Table of Contents Author Guidelines Submit a Manuscript
Advances in Materials Science and Engineering
Volume 2017, Article ID 3865690, 1 page

Hydration and Durability of Concrete Containing Supplementary Cementitious Materials

1Department of Architectural Engineering, Kangwon National University, Chuncheon-si, Republic of Korea
2Department of Architectural Engineering, Hanyang University, Ansan-si, Republic of Korea
3School of Civil Engineering, Harbin Institute of Engineering, Harbin, China
4Department of Civil Engineering, Saitama University, Saitama, Japan

Correspondence should be addressed to Xiao-Yong Wang;

Received 26 September 2017; Accepted 26 September 2017; Published 16 November 2017

Copyright © 2017 Xiao-Yong Wang et al. This is an open access article distributed under the Creative Commons Attribution License, which permits unrestricted use, distribution, and reproduction in any medium, provided the original work is properly cited.

Fly ash, slag, silica fume, and other supplementary cementitious materials (SCMs) are used more and more for producing modern concrete. SCMs can provide various benefits to the concrete industry, such as improving the workability, early-age performance, and durability of concrete structures, lowering the materials’ cost of proportions of concrete mix, and reducing greenhouse gas emissions. The material performance of concrete containing SCMs is an important research theme for the sustainable development of the concrete industry.

To meet the increasing requirements about knowledge of SCMs from concrete researchers and construction companies, in 2016, we proposed this special issue. This special issue aroused the interest of researchers around the world. 26 articles were finally published after careful reviews. The acceptance rate is about 45%. These articles cover different aspects of materials performance of SCMs blended concrete, such as chemical admixtures, hydration, strength development, shrinkage, chloride ingress, frost, corrosion, and service life evaluation. The integrated material-structure studies, such as the influence of load on durability and structure performance under low temperature, are also presented. In addition, the analysis of durability-induced damage and repairing of damaged concrete structures are discussed in detail. In summary, this special issue covers material scale and structure scale and considers the production stage, service stage, and repair stage of structures. The detailed experimental studies, theoretical analyses, and wide and deep discussions will contribute to the realization, utilization, and development of SCMs.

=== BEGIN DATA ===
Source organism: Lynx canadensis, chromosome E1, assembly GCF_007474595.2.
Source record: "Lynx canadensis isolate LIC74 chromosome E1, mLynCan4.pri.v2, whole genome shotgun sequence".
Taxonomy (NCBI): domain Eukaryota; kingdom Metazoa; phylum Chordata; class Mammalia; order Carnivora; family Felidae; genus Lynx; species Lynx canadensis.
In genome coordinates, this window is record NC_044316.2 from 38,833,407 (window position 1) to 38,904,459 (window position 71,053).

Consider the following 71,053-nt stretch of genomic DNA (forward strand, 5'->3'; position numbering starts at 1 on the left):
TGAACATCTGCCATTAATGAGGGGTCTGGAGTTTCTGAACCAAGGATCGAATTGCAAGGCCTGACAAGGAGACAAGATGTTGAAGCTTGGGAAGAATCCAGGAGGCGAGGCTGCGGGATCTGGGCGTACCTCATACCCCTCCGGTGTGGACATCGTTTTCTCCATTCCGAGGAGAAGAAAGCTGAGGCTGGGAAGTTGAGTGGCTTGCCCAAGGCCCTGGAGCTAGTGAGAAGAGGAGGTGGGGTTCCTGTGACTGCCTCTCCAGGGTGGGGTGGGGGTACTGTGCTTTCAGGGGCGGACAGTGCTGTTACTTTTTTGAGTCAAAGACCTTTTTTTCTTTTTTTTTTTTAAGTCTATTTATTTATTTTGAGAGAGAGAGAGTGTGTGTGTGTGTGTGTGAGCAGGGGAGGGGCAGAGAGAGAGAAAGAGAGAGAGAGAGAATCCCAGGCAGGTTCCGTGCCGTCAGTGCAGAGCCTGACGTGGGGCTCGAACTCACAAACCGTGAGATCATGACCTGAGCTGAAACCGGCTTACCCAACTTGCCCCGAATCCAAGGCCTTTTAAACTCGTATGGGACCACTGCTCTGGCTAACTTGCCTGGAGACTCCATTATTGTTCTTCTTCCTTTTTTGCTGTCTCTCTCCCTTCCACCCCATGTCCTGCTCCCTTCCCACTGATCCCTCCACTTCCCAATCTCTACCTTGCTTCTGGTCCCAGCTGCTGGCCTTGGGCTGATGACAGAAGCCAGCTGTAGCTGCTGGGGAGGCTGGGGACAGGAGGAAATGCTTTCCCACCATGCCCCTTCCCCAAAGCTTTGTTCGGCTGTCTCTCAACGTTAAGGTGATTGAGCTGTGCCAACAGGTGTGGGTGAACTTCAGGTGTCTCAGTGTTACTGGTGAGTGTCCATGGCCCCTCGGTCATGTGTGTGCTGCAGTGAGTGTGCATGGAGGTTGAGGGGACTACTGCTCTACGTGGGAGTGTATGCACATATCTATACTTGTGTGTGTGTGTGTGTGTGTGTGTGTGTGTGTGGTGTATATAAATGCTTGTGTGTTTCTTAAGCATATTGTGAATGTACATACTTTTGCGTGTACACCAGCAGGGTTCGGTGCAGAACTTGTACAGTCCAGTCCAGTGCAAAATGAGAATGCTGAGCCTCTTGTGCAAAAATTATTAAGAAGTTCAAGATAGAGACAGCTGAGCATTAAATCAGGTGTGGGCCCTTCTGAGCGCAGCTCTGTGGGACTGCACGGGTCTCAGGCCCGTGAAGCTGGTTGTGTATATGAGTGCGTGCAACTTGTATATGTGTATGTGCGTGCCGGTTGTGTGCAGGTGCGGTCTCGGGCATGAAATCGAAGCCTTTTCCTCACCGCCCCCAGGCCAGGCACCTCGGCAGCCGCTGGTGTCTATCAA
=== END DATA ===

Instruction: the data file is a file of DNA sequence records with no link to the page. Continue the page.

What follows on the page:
Finally, we are grateful to the authors, reviewers, and editors of this journal. The publication of this special issue embodies the efforts of those authors, reviewers, and editors.

Xiao-Yong Wang
Han-Seung Lee
Xiao-Jian Gao
Yao Luan